We hear more and more that organizations must have a compelling “purpose” — but what does that mean? Aren’t there already a host of labels out there that describe organizational direction? Do we need yet another?
This is episode #3 of The Future Show (TFS) with Gerd Leonhard, season 1. Topics: In the future, most repetitive or machine-like tasks and jobs will be largely offloaded to ultra-smart software and intelligent machines, wether in the manufacturing, financial services, government, transportation or technology sectors. By 2025, up to 45% of jobs might be automated-away in many sectors making a redefinition of 'work' and jobs an urgent priority for governments, industry and educators alike. Gerd believes that the trend away from the jobs-that-robots-can-and-will-do will also free us up to re-focus on those tasks that only us humans can do. Skills or character traits such as creativity, pattern recognition, imagination and storytelling will once again become increasingly important as machines are not yet suited to tackle them, at least in the foreseeable future. As an example, whereas travel agents used to spent the majority of their time searching databases for hotels and flights in the past, they are now focusing on putting highly-tailored travel packages together and offering personalised advice -- the basic database of flights and hotels is available to everyone, now. This trend towards the right brain will of course pose significant challenges to those who were used to doing pure 'human computing' tasks such as statistics and data analysis, or that were employed in mostly repetitive manufacturing environments. In the future, we are very likely to see what Gerd calls 'workupation' and quite possibly a lot more debate on the concept of the guaranteed minimum income in response to rampant 'technological unemployment'.... See more at: http://thefutureshow.tv/episode-3/#st...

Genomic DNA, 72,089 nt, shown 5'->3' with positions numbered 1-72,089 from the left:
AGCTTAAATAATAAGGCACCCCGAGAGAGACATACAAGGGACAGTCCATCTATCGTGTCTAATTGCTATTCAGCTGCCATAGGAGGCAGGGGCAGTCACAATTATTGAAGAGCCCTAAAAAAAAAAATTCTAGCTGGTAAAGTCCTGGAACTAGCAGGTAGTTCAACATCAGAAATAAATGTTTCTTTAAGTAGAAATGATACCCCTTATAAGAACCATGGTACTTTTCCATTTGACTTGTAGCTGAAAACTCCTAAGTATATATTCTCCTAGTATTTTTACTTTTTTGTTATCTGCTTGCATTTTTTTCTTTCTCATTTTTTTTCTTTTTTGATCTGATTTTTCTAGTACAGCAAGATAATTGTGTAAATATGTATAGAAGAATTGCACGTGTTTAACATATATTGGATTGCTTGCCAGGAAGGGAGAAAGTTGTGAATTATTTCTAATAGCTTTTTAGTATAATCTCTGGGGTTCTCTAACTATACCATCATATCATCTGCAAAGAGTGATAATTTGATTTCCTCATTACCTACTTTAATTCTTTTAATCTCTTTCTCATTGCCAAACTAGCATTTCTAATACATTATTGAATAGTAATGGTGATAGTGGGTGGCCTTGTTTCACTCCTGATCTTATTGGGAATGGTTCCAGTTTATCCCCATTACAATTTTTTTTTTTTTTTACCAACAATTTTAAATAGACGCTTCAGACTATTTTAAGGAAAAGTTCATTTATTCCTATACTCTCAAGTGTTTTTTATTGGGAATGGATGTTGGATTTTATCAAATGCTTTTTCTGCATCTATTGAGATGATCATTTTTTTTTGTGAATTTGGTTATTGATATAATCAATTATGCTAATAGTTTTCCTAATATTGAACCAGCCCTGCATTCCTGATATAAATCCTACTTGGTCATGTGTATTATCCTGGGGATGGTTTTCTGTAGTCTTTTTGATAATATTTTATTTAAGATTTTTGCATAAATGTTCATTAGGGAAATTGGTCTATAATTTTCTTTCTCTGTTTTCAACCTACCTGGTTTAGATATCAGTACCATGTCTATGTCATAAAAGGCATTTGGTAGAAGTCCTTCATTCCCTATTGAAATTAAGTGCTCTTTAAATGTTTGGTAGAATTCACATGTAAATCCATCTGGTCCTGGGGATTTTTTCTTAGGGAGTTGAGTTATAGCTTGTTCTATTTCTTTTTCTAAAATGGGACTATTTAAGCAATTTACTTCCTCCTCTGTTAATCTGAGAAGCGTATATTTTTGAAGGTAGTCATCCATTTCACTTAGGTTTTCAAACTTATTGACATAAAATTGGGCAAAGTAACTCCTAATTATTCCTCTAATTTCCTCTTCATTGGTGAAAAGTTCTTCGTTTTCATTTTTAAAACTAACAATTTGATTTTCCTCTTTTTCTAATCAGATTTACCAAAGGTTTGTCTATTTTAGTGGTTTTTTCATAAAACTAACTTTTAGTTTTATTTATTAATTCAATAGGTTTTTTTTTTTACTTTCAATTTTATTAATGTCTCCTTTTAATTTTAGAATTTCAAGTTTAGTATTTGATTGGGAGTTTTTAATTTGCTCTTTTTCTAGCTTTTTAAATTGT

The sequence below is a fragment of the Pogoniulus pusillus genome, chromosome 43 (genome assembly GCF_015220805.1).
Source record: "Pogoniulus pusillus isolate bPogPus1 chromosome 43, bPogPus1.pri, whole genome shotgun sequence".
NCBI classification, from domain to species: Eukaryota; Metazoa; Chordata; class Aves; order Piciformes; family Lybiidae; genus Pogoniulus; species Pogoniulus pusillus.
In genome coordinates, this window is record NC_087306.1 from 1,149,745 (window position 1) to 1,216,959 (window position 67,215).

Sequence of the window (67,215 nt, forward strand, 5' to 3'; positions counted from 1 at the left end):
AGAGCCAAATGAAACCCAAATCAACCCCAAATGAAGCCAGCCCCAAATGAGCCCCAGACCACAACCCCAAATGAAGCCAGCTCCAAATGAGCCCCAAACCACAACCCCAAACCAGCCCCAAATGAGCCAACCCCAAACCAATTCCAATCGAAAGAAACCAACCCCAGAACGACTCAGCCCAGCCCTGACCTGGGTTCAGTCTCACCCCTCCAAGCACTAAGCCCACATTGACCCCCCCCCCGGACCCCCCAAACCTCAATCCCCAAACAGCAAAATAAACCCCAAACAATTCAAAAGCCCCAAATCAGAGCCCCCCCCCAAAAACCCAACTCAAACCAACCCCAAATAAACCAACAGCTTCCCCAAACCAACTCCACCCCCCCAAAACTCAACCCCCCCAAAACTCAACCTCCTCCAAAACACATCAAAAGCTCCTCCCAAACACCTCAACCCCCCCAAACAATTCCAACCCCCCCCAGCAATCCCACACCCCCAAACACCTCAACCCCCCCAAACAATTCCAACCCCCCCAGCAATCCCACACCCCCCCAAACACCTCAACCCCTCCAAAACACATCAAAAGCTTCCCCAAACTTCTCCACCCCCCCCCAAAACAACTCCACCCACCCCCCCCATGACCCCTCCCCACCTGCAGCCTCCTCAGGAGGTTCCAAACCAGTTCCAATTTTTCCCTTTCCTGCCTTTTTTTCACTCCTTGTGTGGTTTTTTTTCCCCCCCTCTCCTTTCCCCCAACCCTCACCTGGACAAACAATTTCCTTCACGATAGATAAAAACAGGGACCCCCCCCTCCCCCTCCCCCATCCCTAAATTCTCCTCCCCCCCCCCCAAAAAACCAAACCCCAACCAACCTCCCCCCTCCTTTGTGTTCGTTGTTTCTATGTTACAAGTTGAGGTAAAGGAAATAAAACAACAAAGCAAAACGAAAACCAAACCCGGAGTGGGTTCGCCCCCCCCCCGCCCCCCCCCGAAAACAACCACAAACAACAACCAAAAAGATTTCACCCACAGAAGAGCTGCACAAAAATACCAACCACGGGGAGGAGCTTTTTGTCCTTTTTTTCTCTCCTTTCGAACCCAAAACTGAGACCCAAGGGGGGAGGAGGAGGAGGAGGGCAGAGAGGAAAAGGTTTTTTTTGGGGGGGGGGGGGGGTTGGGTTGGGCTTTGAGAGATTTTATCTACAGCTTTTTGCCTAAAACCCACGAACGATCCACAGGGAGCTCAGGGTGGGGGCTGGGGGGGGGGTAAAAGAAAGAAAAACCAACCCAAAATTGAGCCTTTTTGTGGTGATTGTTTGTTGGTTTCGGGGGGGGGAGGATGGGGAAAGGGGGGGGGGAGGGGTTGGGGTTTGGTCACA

Citrix: 3 predictions for the future of work South Florida Business Journal (blog) Citrix predicts that in the next five years, employees will use digital tools to work faster and more creatively than ever before — but they'll want to do it from...
In his talk at TEDxKoeln Heiko Fischer builds a strong case for turning Human Resources on its head by enabling employees to become resourceful humans instead (▶ The future of #work: (TEDxKoeln) - - #innovation #innovate #idea #HR #business #HRtech...
There’s a lot of talk about the future of work…Technology is indeed connecting us in ways that improve communication, discovery and connectivity. The world is becoming a much smaller place as a result.
Many executives are well aware of the onslaught of new technology. Many however, are unsure of how to solve the problem or even address what the problem really is for that matter.
Believe it or not, your office furniture plays an enormous role in your productivity in the office. The human body is not meant to sit in front of a computer screen eight to ten hours a day, and whether you have the right office furniture for your body or not can make a huge difference in the amount of comfort you will have throughout the day. Although many corporate offices must adhere to a certain formality in the way their offices and cubicles must be structured, it is always best to have a customized office that suits your needs and is optimized to assist you perform at your best.
When thinking about the future of work many themes come to mind. However, if I had to describe what the future of work is all about in two words, I’d say, “challenge convention.” But what does that actually mean?